They select locally-made food with the same attention-to-perfection: Prosperity Kitchen’s pizza, quiche and sweets; Azar’s mezes; The Green Cat’s protein balls; My Vegan Sweet Tooth’s vegan muffins and oatmeal cream pie cookies.

Those who poured their talents into creating the décor were intentionally chosen, too. Check out the music-legends banner by acclaimed Beach artist Igor.

Most iconic is the shop’s counter, anchored by whimsical, concrete coffee cups bearing RR’s coffee bean-cum-surfboard logo.

“That was Wayne’s idea,” beams Lisa. “He channeled his inner architect for that.”

She shakes her head, still amazed by what they’ve built at this stage in their lives. “We’re the age of our baristas’ grandparents. We’re Gen X.”

“We’re not Gen X, we’re Baby Boomers,” Wayne tenderly ribs her.

“Why can’t I wrap my head around that,” she snickers. “Oh, I know. We were in our 50s when we opened in 2013, Gen X’s age today.”

Preternaturally young, they’re still revving up RR. They’ve hosted Moth-style storytelling nights and RiddleCon, a spelling-bee-intense, team-oriented riddle-solving competition.

And the evolution continues, bringing us back to those cocktails. They’ve created a “lab” dispensing unique, coffee-inclined adult beverages like “Priceless” (espresso, coffee liqueur, vodka and simple syrup) and “Speechless” (coffee-infused Campari, sweet vermouth and gin) plus a judicious smattering of wine, pairing perfectly with new later hours Thursdays through Saturdays and live music and DJs on select dates.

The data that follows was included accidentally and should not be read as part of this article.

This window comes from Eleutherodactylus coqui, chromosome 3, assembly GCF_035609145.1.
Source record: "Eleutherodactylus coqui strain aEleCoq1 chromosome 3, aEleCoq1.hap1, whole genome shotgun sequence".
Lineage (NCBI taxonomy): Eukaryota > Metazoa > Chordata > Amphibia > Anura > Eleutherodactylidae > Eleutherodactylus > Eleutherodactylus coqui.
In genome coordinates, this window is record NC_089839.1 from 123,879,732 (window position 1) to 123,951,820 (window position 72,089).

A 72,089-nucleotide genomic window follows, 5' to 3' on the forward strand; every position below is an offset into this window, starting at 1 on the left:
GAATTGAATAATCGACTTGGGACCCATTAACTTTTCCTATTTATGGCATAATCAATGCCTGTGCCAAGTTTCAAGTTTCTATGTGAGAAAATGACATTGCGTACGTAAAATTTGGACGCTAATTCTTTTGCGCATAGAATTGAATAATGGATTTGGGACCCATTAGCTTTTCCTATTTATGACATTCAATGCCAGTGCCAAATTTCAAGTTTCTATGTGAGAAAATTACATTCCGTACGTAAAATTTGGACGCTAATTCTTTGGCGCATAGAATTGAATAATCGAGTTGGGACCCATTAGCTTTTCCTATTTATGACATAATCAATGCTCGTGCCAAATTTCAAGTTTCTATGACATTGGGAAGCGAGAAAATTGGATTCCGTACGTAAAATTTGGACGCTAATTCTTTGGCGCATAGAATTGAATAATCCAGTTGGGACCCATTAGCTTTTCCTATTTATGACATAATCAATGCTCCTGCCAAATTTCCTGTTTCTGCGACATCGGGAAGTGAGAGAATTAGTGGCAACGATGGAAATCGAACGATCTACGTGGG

“We’re not a bar, we’re not a restaurant,” says Lisa, stressing that coffee and tea are still their shtick, “But you can come any time of day, alone or with friends, and relax.”

As our conversation winds down, the evening’s entertainment, a rising star from The Governor’s School for the Arts, starts playing his electric guitar; the Simonelli Aurelia espresso machine hums and hisses; patrons laugh. All in harmony with that satisfying cocktail shaker rattle…the sweet sounds of success.

1554 Laskin Road, #116, Virginia Beach. 757-227-3454. Open daily. roastridercoffee.com